In India, freedom of speech and expression is ensured by Article 19(1) (a) of the Constitution but is also limited by Article 19(2), which allows the government to place “reasonable restrictions” on this right in the interests of the sovereignty and integrity of India, the security of the State, friendly relations with foreign States, public order, decency or morality, or in relation to contempt of court, defamation or incitement to an offence. However, the problem arises when what is obscenity is not defined by the statutes. This leads us to the point that how far is censorship compatible with the constitutional provisions. Also, the basis provided in Indian Penal Code for determination of obscenity is that the material should neither be lascivious nor be likely to appeal to the prurient interest of a person, which means that the material is not obscene if it would not arouse sexual interest in a perverted person and would not morally corrupt or debase a person viewing it.
The basis of determining obscenity lies in the fact whether the alleged obscene depiction is immoral. Immorality in India directly related to one or another religion. Thus, at the end of the day for determination of obscenity, the role and effect of the matter is to be examined in context of a religion and if such a matter is in faintest violation of an essentiality of a religion, then it would not take time for an attack on such a matter. A recent example of the same is the fuss over the AIB roast, which was targeted for making jokes on the Christian religion. The issue was hotly debated and commented upon, but at the end the story it has to be realised that the country comprises of people who have zero tolerance for any attack on their religion, which is well within their rights and the broad mindedness of a stratospheric level is yet to be reached.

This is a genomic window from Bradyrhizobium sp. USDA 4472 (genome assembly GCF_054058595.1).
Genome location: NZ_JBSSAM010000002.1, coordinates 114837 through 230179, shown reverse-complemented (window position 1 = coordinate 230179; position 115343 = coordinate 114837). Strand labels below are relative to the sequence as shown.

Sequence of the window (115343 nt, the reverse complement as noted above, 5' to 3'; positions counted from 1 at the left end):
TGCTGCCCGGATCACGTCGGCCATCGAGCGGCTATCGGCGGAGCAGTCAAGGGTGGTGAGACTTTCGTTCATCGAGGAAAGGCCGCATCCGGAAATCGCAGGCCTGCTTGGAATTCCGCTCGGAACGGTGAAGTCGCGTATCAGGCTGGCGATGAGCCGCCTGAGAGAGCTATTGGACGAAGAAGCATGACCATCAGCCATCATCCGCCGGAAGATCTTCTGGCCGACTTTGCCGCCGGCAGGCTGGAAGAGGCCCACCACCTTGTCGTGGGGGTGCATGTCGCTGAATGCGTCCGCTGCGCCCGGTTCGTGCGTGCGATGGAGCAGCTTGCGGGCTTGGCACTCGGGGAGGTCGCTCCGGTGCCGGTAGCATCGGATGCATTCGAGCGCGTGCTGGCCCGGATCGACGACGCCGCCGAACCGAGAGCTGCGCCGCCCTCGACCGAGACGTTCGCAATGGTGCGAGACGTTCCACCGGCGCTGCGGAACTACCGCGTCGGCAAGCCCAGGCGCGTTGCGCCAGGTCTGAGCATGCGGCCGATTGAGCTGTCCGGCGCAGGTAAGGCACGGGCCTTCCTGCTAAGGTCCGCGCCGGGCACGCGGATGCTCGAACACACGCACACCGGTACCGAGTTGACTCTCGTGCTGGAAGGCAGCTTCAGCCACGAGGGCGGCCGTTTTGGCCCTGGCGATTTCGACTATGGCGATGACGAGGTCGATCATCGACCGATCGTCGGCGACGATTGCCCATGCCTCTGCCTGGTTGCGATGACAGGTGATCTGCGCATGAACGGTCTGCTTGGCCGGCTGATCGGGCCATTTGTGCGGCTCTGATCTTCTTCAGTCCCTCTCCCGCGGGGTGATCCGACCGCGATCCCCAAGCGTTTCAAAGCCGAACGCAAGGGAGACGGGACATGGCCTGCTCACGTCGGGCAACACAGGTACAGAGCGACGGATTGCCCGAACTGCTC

In 2013, the publishing house HarperCollins India, before publishing a book by a Canadian comic artist relating to his encounter with 23 different prostitutes, pixelated the drawing of the author’s own genitals. This is called as a pre-emptive self-imposed censorship by the publisher, which is harming the right of expression at the very root of it and is indeed an ironical situation. If such measures are taken by the creators of content because of the prevalent content regulation regime in India, it would attack the very basic right of expression of the creators. In such cases the right of expression is affected first let alone the nature of expression.
The Indian courts have indeed started taking more liberal views towards the determination of obscenity in a matter. However the issue would always be up for a debate in a country where such regulations are guided by social and religious forces. What has to be taken note of is the context in which a matter is expressed. If such a matter by virtue of it being called as obscene would affect the very nature of its context, then it shatters the meaning of it. The reasonable restrictions have to be imposed in cases of blatant violations but not at the cost of the right of a bona fide creator. India still has a long way to go to settle the dispute of obscenity in the further emerging times.
About the Author
Rashmi Singh is a fourth year student of ILS Law College, Pune. Her interest areas are Constitutional Law and Intellectual Property Laws. She enjoys researching and has been associated as a researcher for various moot court competitions. She likes to read and paint in her free time.